The BBC has had a grisly start to 2018. It began with the resignation of Carrie Gracie from her job as China editor, bringing the equal pay dispute roaring back to life, with insurrection among employees and uncomfortable parliamentary grillings for senior executives. It’s now hard to see how this ends easily or economically for the BBC, and there are more squalls to come. The corporation is always prone to internal grumbling, but this is currently on an epic scale.
The appointment of Fran Unsworth as director of news has gone down well at the BBC. She’s a corporation lifer, noted for calm, practical management with a decent human touch – which, as this week’s re-eruption of the equal pay row indicates, she will need. “A huge relief” is how one presenter characterised the reaction to her arrival, and on social media some BBC folk went further. “They have learned from the mistake of appointing a print journalist to run a broadcaster,” said one.
This is a book that claims to offer answers to pretty much any question you’d want to know about a university. How many hours does the average student work each week? 30, says David Willetts, scolding that “English university students just do not have enough time on task.” Do graduates help economic growth?
Muck Rack makes it simple to find people, tweets, or articles that mention any name, keyword, company, hashtag etc. We've compiled this guide to help you make the most of your search.
Selecting a term
Start searching tweets, articles from media outlets, articles mentioned in tweets, journalists'
names, titles and bios with some suggested searches:
Companies or Topics (e.g. iPhone, Microsoft)
Phrases (e.g. "cloud computing") — use quotes to keep the terms together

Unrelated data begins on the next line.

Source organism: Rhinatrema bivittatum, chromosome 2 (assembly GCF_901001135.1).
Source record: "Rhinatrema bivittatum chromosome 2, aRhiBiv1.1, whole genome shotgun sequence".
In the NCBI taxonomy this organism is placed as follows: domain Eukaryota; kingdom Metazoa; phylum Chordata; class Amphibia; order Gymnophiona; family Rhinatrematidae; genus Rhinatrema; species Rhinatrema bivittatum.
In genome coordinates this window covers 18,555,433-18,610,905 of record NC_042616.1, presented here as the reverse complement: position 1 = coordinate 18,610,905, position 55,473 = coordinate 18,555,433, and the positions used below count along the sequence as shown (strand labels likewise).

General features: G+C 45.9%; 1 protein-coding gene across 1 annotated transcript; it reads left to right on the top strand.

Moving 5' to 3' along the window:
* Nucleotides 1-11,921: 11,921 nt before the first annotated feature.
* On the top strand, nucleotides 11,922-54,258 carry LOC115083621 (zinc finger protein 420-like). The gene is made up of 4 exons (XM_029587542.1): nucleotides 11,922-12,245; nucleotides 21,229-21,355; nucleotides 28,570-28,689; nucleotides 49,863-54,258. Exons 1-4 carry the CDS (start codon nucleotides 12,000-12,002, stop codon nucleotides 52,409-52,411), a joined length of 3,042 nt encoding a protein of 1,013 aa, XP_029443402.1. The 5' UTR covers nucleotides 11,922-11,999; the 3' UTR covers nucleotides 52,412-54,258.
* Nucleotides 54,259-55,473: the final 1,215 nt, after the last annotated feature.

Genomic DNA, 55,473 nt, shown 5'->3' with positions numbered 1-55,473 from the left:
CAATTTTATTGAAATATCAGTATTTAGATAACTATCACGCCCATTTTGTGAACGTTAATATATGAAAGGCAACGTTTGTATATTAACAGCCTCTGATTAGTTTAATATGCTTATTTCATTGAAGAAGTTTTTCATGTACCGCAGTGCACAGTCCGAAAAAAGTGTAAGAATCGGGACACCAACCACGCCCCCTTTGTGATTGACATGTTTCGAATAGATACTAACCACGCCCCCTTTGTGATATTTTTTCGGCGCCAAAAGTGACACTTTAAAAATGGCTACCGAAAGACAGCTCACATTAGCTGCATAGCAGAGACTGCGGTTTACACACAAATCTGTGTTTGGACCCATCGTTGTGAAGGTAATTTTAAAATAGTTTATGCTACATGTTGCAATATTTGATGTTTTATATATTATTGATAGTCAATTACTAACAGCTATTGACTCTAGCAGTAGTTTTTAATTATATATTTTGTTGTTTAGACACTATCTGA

Twitter handles (e.g. @username) — returns those who have mentioned or replied to
Names (e.g. "David Pogue")
Hashtags (e.g. #sxsw, #london2012)
Bio details (e.g. vegan, Olympics, father)
Muck Rack's Advanced Search allows for many boolean operators.
Find results that mention multiple specified terms, use AND or
+. For example, ensure each result contains both Elon Musk and Mark Zuckerberg by
searching Musk AND Zuckerberg or Musk + Zuckerberg.
Use the operators OR or , to broaden your search when you'd like either of
multiple terms to appear in results. (This is the default behavior of our search when no operators
are used). For example, results will contain either cake or cookie by searching cake OR cookie or cake,cookie
Use NOT or - to subtract results from your search. For
example, searching Disney will yield results about the Walt Disney Company as well as Walt Disney
World Resort. To exclude mentions of Disney World, search for Disney -World or Disney
When using one of these operators with a phrase, enclose it in quotation marks. For example, you can
find results about smartphones excluding Apple's iPhone 4S by searching smartphone -"iPhone
Exact case matching or punctuation
If you're searching for a brand name or keyword that relies on specific punctuation marks or capitalization, you can
find results that match your exact query by adding matchcase: before the keyword you're searching for, like matchcase:E*TRADE .
Use parentheses to separate multiple
boolean phrases. For example, to find journalists talking about having fun in Disney World or
Disneyland, search for ("disney world" OR disneyland) AND fun.
An asterisk can be used to search for any variation of a root word truncated by the asterisk. For example, searching for admin* will return results for administrator, administration, administer, administered, etc.
A near operator is an AND operator where you can control the distance between the words. You can vary the distance the near operation uses by adding a forward slash and number (between 0-99) such as strawberries NEAR/10 "whipped cream", which means the strawberries must exist within 10 words of "whipped cream".